Skip to content
Magnesium: The Next Pain Killer

Magnesium: The Next Pain Killer

Move over ibuprofen, magnesium is in the house.

How many times have you been tempted to reach for a bottle of good ol' pain killers that you'd get from the dep to relieve that muscle ache that never seems to go away? Too many times, right?

I get you, whether it be ibuprofen, acetaminophen, naproxen all of these things come with side effects, and ideally, we'd like to have a remedy that doesn't come with a cost. In fact, many of these drugs have been shown to 

  • Decrease a series of important nutrients like folate, iron, melatonin, and even our master antioxidant glutathione
  • Can increase the risk of developing dizziness or headaches
  • Can cause indigestion, and if taken too frequently an ulcer can occur
  • Cause kidney and liver damage
  • Increased risk of heart attack

So what's the solution? Magnesium.

Magnesium has been shown to help with all kinds of different types of pain as we'll get into below. The main reason for this is because magnesium can act as a muscle relaxant and helps with the contractions and hydration of tissues and nerves. 

1. Magnesium can help as an analgesic adjuvant
Even though magnesium has no direct analgesic effect, it's been shown to inhibit calcium ions from entering cells by blocking N-methyl-D-aspartate (NMDA) receptors. NMDA receptors in particular have been shown to be the main antagonists related to pain and cause a antinociceptive effect. This means that even if there isn't necessarily a lot of pain present, the central nervous system is hyper sensitive and can thus make it feel like it's unbearable. Calcium, despite it being a sedative-like mineral, has also been shown to increase joint pain, stiffness, or discomfort if there is an accumulation in the cells, hence why magnesium can be so helpful.

2. Magnesium can help with neuropathic pain
Neuropathic pain is a sensation one feels if there is damage to or a dysfunction of the peripheral/central nervous system. This could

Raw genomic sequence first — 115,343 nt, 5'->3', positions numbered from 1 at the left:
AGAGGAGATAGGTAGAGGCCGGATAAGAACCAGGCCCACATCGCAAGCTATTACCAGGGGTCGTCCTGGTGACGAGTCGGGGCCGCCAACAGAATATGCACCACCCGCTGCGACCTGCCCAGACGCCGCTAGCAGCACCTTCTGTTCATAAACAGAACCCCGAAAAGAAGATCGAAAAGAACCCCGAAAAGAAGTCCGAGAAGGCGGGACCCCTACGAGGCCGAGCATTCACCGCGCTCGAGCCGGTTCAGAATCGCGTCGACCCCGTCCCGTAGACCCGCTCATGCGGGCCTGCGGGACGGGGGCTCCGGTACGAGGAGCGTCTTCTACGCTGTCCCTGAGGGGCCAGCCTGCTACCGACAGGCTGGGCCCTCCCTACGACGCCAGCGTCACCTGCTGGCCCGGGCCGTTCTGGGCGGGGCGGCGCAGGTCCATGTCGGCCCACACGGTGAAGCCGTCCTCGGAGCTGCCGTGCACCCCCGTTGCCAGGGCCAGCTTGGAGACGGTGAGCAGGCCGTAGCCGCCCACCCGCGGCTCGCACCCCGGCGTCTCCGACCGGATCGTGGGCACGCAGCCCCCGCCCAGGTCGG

include spinal cord injury, multiple sclerosis, diabetic neuropathy, radiation injury, complications of chemotherapy and more. The main reason for this neuropathic pain is unknown, but magnesium has been shown to help ease off acute pain. The mechanism of action is thought to be due to  how magnesium ions can help promote peripheral nerve repair by inhibiting inflammation, and again, stopping calcium ions from entering cells if there is an excess. 

3. Magnesium can help with dysmenorrhea
For those unaware, dysmenorrhea is a condition in which women struggle with during their menstrual cycle where they develop painful cramps. This is due to the overproduction of prostaglandins in the uterus which stimulate contractions and can be painful. Magnesium has been shown to inhibit the production of prostaglandins, which reduce the contractions and increase muscle relaxation by competing with calcium for entry into the uterine wall's cells. Conversely, many women lose minerals as a result of a bleed, and individuals who have severe dysmenorrhea have been shown to be magnesium deficient. 

4. Magnesium can help with headaches
A headache is a headache no matter how you put it, and no one wants to feel it. The exact cause of headaches can be due to a number of things, such as dehydration, blood sugar issues, food sensitivities, muscle tension, myofascial pain, platelet aggregation, injury, and more. However, without getting too much into the specifics, if one is struggle with an injury, tightness, dehydration, tension, or even platelet aggregation, magnesium has been shown to help with all of those. 

 5. Magnesium can help with muscle soreness
Aside from what we mentioned above, magnesium being a muscle relaxant which can help with tight muscles, thus helping with soreness, magnesium has other features. Most people who struggle with muscle pain, especially from intense exercise, is due to the fact that there is a build up of lactic acid. Magnesium actually helps get glucose in the cells thus help blunting the pain in which we can get from that lactic acid build up and offer better recovery.

If you're someone who has been dealing with any of these types of pain, or similar, we highly recommend trying one of our magnesium supplements which you can find here!

Hope this was helpful! 

Barbara Madimenos
Hair Tissue Mineral Analysis Practitioner
Functional Diagnostic Nutrition Practitioner
Integrative Health Coach

Older Post
Newer Post

Leave a comment

Please note, comments must be approved before they are published

Close (esc)


Use this popup to embed a mailing list sign up form. Alternatively use it as a simple call to action with a link to a product or a page.

Age verification

By clicking enter you are verifying that you are old enough to consume alcohol.


Shopping Cart